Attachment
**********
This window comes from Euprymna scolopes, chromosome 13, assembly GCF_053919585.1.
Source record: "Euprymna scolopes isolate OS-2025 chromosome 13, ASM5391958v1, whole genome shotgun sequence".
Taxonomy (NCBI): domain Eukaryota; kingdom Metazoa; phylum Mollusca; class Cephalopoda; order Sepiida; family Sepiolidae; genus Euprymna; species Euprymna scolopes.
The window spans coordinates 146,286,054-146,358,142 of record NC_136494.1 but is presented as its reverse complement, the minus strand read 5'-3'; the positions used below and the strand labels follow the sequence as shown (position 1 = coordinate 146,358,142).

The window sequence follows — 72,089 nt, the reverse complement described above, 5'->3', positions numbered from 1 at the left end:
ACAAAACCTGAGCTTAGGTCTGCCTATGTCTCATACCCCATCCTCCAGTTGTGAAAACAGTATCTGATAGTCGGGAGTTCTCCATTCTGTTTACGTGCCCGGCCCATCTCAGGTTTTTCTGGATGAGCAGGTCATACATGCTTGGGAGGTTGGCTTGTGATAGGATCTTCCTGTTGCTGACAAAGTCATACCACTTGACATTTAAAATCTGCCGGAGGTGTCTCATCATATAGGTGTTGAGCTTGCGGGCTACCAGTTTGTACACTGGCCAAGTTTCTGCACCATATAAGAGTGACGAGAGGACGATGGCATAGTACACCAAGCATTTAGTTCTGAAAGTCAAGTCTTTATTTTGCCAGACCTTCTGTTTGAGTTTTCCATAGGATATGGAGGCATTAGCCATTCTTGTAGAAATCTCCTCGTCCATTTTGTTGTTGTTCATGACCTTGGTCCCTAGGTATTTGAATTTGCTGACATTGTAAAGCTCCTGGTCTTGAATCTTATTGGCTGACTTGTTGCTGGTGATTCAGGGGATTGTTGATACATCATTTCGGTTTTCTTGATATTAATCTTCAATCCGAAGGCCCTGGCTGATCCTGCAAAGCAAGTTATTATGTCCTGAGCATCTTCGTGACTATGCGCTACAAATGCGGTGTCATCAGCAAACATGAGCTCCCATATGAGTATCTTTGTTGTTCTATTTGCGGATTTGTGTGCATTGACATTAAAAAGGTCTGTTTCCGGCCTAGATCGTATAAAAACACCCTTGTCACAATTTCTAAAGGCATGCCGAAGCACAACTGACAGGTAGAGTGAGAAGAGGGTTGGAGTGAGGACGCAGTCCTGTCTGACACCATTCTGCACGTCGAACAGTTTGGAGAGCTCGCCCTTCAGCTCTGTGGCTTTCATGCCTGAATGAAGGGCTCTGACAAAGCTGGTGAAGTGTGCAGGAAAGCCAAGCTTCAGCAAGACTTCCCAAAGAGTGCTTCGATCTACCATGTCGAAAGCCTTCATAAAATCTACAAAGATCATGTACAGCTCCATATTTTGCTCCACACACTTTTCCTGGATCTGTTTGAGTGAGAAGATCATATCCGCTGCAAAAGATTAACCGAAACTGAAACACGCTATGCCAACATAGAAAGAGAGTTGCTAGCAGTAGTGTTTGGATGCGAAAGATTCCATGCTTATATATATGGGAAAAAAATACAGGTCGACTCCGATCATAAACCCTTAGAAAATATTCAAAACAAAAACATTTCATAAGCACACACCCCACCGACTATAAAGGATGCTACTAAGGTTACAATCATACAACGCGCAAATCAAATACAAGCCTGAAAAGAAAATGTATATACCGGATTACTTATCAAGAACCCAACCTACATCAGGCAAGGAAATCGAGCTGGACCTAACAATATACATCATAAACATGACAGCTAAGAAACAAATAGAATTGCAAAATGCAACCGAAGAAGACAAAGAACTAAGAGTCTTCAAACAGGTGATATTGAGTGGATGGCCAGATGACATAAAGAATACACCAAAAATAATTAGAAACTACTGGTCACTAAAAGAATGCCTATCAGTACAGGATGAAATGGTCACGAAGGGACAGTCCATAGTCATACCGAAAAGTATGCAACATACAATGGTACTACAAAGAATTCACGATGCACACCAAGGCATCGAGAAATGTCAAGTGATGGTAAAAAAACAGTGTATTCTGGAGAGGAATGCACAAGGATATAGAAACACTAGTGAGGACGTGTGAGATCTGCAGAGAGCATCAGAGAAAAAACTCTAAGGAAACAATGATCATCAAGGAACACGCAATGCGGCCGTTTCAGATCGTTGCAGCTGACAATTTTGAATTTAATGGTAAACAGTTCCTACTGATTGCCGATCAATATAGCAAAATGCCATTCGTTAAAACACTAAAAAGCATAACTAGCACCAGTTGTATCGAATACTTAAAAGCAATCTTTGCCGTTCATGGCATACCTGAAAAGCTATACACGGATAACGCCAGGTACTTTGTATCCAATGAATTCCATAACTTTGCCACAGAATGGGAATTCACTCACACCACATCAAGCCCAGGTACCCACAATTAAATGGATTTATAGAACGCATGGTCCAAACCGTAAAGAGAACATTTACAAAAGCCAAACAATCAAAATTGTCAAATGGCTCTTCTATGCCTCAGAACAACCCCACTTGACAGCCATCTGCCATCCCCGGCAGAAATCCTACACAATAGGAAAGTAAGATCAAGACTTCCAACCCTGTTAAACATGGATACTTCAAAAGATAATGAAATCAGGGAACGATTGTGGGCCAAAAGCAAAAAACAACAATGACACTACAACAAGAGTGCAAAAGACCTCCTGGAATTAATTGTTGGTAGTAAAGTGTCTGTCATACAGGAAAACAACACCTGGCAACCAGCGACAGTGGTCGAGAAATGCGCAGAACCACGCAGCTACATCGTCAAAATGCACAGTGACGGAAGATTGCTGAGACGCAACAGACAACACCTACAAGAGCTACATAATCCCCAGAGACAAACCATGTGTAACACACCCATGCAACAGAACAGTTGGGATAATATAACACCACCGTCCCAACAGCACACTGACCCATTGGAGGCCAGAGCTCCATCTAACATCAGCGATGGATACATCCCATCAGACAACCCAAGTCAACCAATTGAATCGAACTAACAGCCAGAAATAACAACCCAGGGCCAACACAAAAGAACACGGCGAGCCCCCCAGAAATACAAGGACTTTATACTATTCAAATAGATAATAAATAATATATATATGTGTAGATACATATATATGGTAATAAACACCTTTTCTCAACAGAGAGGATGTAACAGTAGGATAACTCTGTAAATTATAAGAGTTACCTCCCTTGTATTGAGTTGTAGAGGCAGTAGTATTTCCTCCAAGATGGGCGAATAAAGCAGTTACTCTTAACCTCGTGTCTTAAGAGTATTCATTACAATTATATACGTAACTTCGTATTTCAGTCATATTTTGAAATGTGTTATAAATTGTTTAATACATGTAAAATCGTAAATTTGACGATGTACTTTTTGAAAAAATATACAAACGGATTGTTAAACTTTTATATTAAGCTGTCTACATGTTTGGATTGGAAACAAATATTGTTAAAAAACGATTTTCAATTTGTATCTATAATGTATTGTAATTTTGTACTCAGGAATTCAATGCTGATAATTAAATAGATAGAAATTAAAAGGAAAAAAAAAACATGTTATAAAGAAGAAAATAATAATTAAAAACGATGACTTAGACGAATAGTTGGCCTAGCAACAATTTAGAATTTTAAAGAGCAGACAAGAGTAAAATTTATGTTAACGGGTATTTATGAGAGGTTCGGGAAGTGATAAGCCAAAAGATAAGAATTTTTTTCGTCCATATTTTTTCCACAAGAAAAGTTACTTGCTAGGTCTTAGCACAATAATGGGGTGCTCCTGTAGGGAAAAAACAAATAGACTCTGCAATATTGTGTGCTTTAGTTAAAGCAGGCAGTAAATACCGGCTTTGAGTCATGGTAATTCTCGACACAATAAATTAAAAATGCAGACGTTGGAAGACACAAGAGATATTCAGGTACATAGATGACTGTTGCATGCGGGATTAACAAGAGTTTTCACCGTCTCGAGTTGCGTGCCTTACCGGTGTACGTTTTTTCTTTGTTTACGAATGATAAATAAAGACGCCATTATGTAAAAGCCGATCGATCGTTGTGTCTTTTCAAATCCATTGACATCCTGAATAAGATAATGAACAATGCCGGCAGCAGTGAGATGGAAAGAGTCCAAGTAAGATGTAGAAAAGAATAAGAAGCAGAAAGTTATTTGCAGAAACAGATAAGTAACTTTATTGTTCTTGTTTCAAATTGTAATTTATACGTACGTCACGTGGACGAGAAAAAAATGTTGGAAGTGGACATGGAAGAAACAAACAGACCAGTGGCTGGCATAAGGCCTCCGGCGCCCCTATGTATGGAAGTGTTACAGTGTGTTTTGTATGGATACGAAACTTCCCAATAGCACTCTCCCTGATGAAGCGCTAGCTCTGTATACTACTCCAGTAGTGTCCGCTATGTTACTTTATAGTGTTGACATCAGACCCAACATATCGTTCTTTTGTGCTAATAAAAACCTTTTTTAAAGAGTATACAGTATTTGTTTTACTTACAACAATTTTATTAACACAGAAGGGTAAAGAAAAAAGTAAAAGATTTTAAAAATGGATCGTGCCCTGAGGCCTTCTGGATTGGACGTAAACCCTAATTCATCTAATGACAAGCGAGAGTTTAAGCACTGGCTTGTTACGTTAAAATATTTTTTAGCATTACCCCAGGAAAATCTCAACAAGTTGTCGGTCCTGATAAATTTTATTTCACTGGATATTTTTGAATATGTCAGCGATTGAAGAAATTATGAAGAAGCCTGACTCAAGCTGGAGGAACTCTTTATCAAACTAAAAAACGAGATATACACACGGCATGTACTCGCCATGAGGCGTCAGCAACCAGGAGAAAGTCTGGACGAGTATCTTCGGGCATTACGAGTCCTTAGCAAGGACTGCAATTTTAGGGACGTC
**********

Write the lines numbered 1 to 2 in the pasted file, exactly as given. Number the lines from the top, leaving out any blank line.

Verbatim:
This window comes from Euprymna scolopes, chromosome 13, assembly GCF_053919585.1.
Source record: "Euprymna scolopes isolate OS-2025 chromosome 13, ASM5391958v1, whole genome shotgun sequence".